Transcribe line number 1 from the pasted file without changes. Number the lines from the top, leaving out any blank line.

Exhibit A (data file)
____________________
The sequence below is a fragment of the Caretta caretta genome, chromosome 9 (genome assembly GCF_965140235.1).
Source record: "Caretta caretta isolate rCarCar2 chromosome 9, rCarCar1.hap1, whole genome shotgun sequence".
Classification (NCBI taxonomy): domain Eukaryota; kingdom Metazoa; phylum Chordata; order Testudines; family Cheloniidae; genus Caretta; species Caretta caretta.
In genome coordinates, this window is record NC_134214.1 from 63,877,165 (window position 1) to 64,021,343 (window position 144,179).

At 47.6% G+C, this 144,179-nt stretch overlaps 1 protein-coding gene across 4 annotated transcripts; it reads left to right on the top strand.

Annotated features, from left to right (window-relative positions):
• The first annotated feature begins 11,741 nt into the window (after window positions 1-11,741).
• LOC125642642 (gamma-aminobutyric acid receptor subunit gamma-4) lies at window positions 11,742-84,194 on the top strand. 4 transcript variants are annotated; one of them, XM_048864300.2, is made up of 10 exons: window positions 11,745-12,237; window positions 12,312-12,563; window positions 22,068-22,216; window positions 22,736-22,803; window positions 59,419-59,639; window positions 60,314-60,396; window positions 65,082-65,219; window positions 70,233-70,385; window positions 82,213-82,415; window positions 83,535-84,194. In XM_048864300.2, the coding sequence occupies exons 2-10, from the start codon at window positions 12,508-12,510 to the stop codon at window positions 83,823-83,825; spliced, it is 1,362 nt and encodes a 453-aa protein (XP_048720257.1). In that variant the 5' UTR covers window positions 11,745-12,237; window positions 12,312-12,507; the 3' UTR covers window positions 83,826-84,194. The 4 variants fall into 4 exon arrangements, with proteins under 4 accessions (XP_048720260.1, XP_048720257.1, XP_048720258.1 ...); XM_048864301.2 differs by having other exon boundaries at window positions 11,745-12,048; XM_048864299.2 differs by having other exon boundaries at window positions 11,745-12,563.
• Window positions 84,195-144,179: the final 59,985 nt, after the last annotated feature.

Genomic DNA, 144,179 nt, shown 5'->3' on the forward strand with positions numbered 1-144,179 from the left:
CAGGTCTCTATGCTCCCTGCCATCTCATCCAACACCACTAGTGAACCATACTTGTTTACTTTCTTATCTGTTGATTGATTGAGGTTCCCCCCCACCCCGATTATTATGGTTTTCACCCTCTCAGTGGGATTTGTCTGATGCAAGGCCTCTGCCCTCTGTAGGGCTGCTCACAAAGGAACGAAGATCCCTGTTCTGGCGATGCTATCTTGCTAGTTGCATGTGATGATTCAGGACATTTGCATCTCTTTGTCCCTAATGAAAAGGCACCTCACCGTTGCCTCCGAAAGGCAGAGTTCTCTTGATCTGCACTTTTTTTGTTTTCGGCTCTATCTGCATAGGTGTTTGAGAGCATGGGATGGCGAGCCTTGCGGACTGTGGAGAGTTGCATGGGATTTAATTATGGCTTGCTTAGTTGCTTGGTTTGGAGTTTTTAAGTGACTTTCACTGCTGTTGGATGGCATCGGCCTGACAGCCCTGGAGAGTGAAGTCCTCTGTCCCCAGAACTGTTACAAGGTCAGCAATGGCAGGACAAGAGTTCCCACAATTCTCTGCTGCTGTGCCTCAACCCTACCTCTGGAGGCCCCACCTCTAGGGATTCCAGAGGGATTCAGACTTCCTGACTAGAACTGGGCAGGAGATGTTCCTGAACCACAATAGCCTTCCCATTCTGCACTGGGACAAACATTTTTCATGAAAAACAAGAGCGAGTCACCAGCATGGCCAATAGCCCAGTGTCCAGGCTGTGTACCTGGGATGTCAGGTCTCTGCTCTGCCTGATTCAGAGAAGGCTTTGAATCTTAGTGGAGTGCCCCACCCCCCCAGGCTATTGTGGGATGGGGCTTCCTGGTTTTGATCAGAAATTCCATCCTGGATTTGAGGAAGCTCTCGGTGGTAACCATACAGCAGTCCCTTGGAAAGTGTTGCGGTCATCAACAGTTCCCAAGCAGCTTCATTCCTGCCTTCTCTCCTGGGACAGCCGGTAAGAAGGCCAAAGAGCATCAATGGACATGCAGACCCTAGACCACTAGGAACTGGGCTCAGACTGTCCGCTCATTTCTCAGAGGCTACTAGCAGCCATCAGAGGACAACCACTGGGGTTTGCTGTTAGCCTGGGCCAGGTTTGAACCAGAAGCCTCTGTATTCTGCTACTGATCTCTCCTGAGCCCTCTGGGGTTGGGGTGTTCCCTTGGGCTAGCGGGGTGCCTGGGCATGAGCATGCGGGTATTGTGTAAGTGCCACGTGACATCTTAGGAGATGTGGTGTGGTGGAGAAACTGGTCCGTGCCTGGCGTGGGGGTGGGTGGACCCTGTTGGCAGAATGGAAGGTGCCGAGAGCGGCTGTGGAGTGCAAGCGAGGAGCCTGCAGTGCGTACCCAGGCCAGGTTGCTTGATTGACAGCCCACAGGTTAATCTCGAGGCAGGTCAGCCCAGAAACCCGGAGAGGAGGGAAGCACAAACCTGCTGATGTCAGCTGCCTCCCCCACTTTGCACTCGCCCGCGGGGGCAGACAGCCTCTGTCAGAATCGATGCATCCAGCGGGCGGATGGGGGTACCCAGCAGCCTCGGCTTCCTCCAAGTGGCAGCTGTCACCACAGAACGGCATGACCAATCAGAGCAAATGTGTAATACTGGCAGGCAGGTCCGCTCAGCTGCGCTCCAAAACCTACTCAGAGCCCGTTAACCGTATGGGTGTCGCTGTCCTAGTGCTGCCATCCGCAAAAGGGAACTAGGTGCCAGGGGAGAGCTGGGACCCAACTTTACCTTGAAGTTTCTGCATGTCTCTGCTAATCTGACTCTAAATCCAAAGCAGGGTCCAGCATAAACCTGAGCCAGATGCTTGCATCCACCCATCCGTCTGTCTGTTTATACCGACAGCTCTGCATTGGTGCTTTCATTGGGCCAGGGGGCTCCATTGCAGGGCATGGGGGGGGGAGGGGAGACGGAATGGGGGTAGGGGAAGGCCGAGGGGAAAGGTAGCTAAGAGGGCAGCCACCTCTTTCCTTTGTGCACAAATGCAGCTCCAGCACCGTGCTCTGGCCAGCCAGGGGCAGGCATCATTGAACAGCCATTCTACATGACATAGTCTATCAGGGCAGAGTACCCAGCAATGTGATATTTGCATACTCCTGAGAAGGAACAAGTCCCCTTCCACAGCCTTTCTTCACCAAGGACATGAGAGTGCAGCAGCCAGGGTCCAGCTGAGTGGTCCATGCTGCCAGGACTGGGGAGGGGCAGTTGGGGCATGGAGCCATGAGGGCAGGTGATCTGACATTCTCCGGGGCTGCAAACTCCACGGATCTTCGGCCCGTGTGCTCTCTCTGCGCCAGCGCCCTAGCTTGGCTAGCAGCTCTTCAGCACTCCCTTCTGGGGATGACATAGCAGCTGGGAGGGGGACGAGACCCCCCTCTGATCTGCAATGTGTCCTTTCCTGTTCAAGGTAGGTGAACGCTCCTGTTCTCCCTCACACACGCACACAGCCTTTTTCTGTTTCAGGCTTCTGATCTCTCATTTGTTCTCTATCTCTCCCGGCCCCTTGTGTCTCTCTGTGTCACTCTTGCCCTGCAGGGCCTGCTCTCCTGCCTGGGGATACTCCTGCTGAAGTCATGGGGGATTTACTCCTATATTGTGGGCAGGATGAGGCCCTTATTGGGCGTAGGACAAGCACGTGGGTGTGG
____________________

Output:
The sequence below is a fragment of the Caretta caretta genome, chromosome 9 (genome assembly GCF_965140235.1).